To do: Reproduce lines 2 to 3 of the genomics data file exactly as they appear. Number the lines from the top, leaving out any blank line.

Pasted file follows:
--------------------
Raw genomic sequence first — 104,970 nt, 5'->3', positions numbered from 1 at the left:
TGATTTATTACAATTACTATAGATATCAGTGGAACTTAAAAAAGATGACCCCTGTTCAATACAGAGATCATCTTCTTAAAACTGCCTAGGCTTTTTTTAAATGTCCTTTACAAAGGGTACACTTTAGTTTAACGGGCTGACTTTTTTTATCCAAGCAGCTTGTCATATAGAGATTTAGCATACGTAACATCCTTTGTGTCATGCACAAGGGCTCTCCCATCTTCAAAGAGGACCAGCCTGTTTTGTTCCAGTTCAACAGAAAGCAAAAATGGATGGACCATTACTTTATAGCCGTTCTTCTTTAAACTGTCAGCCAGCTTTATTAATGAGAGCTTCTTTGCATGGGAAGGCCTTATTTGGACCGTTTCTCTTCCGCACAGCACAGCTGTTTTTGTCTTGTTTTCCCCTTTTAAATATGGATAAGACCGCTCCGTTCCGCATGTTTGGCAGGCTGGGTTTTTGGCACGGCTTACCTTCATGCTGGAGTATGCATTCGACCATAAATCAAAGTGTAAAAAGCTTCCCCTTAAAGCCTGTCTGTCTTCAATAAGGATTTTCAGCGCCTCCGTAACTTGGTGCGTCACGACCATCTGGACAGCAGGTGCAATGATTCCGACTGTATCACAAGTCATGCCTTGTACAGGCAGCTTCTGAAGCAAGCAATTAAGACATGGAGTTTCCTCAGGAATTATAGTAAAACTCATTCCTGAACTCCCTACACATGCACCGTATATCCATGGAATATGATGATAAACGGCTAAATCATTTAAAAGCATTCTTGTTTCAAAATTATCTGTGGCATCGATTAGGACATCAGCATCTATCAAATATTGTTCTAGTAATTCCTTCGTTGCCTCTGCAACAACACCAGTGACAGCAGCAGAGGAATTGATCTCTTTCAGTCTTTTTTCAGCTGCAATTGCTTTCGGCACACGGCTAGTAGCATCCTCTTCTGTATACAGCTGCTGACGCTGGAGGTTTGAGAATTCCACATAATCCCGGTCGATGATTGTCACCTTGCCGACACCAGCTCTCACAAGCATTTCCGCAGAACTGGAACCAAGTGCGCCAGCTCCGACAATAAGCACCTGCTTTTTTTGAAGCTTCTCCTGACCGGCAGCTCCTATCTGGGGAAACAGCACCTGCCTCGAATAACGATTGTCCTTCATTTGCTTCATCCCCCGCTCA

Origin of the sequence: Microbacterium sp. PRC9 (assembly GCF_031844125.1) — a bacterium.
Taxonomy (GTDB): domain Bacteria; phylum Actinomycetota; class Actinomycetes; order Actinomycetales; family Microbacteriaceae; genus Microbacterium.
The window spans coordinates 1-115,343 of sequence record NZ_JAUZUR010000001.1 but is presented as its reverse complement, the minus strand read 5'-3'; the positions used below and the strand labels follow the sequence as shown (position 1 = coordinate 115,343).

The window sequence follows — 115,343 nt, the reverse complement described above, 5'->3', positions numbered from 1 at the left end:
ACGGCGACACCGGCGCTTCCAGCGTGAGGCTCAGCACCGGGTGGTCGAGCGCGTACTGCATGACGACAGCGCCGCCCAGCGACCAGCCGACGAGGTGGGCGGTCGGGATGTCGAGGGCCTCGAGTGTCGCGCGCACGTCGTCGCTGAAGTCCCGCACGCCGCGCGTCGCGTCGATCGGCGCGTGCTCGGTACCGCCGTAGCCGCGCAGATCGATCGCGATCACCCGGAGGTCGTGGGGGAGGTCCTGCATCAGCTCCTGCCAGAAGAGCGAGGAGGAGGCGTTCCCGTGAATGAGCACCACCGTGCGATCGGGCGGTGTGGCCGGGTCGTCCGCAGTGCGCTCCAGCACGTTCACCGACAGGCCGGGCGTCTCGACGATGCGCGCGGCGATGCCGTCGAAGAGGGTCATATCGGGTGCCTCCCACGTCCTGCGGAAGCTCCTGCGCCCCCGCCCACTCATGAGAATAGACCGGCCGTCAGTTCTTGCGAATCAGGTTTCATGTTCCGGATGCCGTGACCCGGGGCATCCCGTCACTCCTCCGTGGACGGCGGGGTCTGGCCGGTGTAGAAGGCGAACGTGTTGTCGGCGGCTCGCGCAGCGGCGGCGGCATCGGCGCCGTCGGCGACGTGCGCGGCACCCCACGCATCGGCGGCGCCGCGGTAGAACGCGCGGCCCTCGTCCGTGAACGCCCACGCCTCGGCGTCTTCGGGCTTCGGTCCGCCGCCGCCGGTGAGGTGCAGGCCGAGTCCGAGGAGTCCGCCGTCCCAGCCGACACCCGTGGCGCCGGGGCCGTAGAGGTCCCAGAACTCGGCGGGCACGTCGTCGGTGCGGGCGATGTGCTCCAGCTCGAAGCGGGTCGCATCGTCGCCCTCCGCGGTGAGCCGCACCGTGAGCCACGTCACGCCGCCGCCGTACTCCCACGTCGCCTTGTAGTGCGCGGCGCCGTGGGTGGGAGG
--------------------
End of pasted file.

TGATTTATTACAATTACTATAGATATCAGTGGAACTTAAAAAAGATGACCCCTGTTCAATACAGAGATCATCTTCTTAAAACTGCCTAGGCTTTTTTTAAATGTCCTTTACAAAGGGTACACTTTAGTTTAACGGGCTGACTTTTTTTATCCAAGCAGCTTGTCATATAGAGATTTAGCATACGTAACATCCTTTGTGTCATGCACAAGGGCTCTCCCATCTTCAAAGAGGACCAGCCTGTTTTGTTCCAGTTCAACAGAAAGCAAAAATGGATGGACCATTACTTTATAGCCGTTCTTCTTTAAACTGTCAGCCAGCTTTATTAATGAGAGCTTCTTTGCATGGGAAGGCCTTATTTGGACCGTTTCTCTTCCGCACAGCACAGCTGTTTTTGTCTTGTTTTCCCCTTTTAAATATGGATAAGACCGCTCCGTTCCGCATGTTTGGCAGGCTGGGTTTTTGGCACGGCTTACCTTCATGCTGGAGTATGCATTCGACCATAAATCAAAGTGTAAAAAGCTTCCCCTTAAAGCCTGTCTGTCTTCAATAAGGATTTTCAGCGCCTCCGTAACTTGGTGCGTCACGACCATCTGGACAGCAGGTGCAATGATTCCGACTGTATCACAAGTCATGCCTTGTACAGGCAGCTTCTGAAGCAAGCAATTAAGACATGGAGTTTCCTCAGGAATTATAGTAAAACTCATTCCTGAACTCCCTACACATGCACCGTATATCCATGGAATATGATGATAAACGGCTAAATCATTTAAAAGCATTCTTGTTTCAAAATTATCTGTGGCATCGATTAGGACATCAGCATCTATCAAATATTGTTCTAGTAATTCCTTCGTTGCCTCTGCAACAACACCAGTGACAGCAGCAGAGGAATTGATCTCTTTCAGTCTTTTTTCAGCTGCAATTGCTTTCGGCACACGGCTAGTAGCATCCTCTTCTGTATACAGCTGCTGACGCTGGAGGTTTGAGAATTCCACATAATCCCGGTCGATGATTGTCACCTTGCCGACACCAGCTCTCACAAGCATTTCCGCAGAACTGGAACCAAGTGCGCCAGCTCCGACAATAAGCACCTGCTTTTTTTGAAGCTTCTCCTGACCGGCAGCTCCTATCTGGGGAAACAGCACCTGCCTCGAATAACGATTGTCCTTCATTTGCTTCATCCCCCGCTCA

Origin of the sequence: Microbacterium sp. PRC9 (assembly GCF_031844125.1) — a bacterium.